339/366 – Character Design Enjoyment

maxresdefault-1I’ve always been one to value gameplay over looks, but that might be because I have a fairly long gaming history. Starting out with 8-bit or lower games means that you learn to appreciate a game that can play as well or better than it looks.

But character design is something that nevertheless pops into the equation and it’s for pretty obvious reasons. A cast of characters in a game sets the stage for how players perceive either themselves in a role or how they view a villain as a legitimate enemy threat. Weak character designs lead to players not having that ability to identify or immerse themselves in a character they’re controlling or in not really feeling too invested in a conflict with an antagonist. They also have a problem in making things too generic or forced-looking, or worse, copied from other places.

Solid character designs contribute to a game’s recognizable aura and identity, and the best of them become pretty iconic. Who doesn’t recognize the stocky mustached plumber that Mario has become, or the blue streaking hedgehog that is Sonic? Who doesn’t immediately think assassin when the white-hooded Altair is on the screen, a look then passed down onto generations in the game? These are just a few small examples of how character design can matter and should matter.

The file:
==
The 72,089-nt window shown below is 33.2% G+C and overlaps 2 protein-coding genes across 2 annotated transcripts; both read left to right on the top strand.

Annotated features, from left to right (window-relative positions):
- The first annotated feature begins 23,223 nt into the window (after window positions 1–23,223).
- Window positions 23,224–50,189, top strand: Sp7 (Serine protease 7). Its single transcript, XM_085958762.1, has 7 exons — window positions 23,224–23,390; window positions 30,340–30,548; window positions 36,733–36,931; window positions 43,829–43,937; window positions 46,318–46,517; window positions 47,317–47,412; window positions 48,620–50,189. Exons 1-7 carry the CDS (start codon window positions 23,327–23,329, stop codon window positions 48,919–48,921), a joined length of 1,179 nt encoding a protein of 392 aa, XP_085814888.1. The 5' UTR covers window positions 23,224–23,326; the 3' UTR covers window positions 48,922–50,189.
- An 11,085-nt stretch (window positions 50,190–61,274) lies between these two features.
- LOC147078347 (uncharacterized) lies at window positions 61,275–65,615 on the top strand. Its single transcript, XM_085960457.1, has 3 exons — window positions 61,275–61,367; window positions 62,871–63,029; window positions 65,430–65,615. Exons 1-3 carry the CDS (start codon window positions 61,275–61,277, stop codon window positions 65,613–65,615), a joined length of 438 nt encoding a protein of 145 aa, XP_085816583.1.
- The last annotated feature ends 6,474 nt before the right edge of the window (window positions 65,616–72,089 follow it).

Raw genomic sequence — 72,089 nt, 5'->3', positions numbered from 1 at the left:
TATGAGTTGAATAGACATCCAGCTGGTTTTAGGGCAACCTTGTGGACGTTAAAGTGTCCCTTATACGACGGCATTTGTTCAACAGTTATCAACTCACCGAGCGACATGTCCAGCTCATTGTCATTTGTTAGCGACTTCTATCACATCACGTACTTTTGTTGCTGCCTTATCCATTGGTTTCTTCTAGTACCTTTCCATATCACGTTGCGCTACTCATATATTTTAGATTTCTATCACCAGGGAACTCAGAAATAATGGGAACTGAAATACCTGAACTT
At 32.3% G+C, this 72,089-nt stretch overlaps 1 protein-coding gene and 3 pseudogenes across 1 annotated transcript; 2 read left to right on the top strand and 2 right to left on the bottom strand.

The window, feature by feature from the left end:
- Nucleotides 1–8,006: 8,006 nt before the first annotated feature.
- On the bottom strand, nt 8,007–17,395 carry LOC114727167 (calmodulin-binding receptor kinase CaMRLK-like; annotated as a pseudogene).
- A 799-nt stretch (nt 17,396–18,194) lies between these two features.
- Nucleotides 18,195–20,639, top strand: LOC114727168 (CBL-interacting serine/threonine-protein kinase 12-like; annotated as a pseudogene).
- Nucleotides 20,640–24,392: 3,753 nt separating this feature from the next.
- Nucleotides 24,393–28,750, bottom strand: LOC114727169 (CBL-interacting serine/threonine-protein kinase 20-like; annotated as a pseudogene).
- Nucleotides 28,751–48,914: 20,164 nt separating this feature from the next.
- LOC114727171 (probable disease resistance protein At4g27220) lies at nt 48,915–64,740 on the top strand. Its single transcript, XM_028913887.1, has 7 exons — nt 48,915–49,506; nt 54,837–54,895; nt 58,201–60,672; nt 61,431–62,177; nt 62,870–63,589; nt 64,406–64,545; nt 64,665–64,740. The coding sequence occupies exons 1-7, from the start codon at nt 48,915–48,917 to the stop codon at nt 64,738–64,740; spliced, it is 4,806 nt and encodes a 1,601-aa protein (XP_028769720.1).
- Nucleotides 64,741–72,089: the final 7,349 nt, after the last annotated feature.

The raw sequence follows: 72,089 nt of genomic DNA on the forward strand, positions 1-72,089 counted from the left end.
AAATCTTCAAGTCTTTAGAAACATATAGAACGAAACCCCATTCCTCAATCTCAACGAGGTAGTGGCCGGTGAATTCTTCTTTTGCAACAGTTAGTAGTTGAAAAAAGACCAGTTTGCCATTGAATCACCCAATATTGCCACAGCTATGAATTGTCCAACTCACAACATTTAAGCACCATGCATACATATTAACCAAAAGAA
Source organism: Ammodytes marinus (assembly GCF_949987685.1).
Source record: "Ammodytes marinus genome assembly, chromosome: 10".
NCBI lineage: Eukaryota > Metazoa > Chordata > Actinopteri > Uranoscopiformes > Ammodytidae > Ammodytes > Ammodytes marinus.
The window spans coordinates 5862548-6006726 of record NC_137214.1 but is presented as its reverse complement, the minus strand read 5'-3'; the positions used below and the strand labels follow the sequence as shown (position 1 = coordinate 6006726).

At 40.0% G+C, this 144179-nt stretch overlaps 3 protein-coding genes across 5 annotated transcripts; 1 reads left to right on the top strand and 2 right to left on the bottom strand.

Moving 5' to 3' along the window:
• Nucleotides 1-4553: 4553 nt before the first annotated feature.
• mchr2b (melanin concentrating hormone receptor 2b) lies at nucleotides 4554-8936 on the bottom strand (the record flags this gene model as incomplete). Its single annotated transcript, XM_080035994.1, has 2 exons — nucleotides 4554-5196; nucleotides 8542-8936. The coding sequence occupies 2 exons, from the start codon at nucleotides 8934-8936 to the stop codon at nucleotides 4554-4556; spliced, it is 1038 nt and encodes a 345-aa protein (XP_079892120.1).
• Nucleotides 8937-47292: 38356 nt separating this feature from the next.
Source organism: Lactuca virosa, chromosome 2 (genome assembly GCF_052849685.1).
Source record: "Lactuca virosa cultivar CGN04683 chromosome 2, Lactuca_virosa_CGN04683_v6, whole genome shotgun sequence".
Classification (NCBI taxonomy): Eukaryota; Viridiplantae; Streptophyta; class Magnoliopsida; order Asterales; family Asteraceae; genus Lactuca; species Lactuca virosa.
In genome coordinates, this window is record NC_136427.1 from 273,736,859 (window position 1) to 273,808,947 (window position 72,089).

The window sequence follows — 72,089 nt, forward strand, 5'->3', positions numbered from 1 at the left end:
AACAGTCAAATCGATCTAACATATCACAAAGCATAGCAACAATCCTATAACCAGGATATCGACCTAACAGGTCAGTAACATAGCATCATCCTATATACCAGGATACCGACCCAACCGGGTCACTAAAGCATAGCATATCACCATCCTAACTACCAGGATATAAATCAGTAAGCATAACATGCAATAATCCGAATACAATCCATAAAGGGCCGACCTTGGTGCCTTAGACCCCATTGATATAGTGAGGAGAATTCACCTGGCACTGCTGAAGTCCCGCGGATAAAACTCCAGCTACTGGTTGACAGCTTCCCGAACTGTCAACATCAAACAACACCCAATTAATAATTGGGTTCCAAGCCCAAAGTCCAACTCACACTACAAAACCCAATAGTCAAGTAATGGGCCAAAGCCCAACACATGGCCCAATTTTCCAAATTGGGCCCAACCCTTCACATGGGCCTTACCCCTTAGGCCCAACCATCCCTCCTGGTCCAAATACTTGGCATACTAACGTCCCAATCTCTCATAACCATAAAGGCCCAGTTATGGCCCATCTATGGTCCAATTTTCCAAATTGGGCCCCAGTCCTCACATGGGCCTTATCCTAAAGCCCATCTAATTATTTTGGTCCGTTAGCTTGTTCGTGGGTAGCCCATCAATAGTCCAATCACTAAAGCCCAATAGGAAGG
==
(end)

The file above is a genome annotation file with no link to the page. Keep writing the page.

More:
These days, we’re poised for the next generation of iconic characters in games. Whether they are reimagined like the new younger Lara Croft or are brand new for a new set of games like Clem in The Walking Dead, it’s more important than ever for today’s games to get their look right, and that starts with the characters the player sees the most. Will we see this generation’s Mario? That’s hard to tell with so many choices, but I’d hope that’s the end goal for any of the aspiring game series out there looking to establish themselves in a sea of games.

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